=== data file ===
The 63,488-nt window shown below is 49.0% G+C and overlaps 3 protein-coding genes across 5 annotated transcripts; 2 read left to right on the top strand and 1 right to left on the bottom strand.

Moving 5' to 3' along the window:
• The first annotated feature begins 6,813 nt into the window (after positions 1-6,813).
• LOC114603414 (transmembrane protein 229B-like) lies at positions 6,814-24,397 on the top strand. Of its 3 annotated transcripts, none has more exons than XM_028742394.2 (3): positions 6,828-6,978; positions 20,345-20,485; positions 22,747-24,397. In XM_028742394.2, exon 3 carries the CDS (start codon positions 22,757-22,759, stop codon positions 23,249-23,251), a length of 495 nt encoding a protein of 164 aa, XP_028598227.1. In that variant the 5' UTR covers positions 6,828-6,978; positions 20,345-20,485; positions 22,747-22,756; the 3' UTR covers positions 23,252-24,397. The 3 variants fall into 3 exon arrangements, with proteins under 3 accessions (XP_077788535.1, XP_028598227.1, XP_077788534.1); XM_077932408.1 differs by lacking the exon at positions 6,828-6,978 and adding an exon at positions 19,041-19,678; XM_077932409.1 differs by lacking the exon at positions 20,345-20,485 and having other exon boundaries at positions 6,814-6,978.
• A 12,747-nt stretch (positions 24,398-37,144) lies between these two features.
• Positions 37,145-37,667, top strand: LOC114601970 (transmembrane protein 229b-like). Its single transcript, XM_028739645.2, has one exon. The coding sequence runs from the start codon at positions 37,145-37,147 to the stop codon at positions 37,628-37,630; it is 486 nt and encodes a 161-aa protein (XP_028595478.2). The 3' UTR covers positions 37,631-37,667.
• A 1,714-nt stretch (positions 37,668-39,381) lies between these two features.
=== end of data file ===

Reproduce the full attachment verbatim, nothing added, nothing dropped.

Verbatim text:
The 63,488-nt window shown below is 49.0% G+C and overlaps 3 protein-coding genes across 5 annotated transcripts; 2 read left to right on the top strand and 1 right to left on the bottom strand.

Moving 5' to 3' along the window:
• The first annotated feature begins 6,813 nt into the window (after positions 1-6,813).
• LOC114603414 (transmembrane protein 229B-like) lies at positions 6,814-24,397 on the top strand. Of its 3 annotated transcripts, none has more exons than XM_028742394.2 (3): positions 6,828-6,978; positions 20,345-20,485; positions 22,747-24,397. In XM_028742394.2, exon 3 carries the CDS (start codon positions 22,757-22,759, stop codon positions 23,249-23,251), a length of 495 nt encoding a protein of 164 aa, XP_028598227.1. In that variant the 5' UTR covers positions 6,828-6,978; positions 20,345-20,485; positions 22,747-22,756; the 3' UTR covers positions 23,252-24,397. The 3 variants fall into 3 exon arrangements, with proteins under 3 accessions (XP_077788535.1, XP_028598227.1, XP_077788534.1); XM_077932408.1 differs by lacking the exon at positions 6,828-6,978 and adding an exon at positions 19,041-19,678; XM_077932409.1 differs by lacking the exon at positions 20,345-20,485 and having other exon boundaries at positions 6,814-6,978.
• A 12,747-nt stretch (positions 24,398-37,144) lies between these two features.
• Positions 37,145-37,667, top strand: LOC114601970 (transmembrane protein 229b-like). Its single transcript, XM_028739645.2, has one exon. The coding sequence runs from the start codon at positions 37,145-37,147 to the stop codon at positions 37,628-37,630; it is 486 nt and encodes a 161-aa protein (XP_028595478.2). The 3' UTR covers positions 37,631-37,667.
• A 1,714-nt stretch (positions 37,668-39,381) lies between these two features.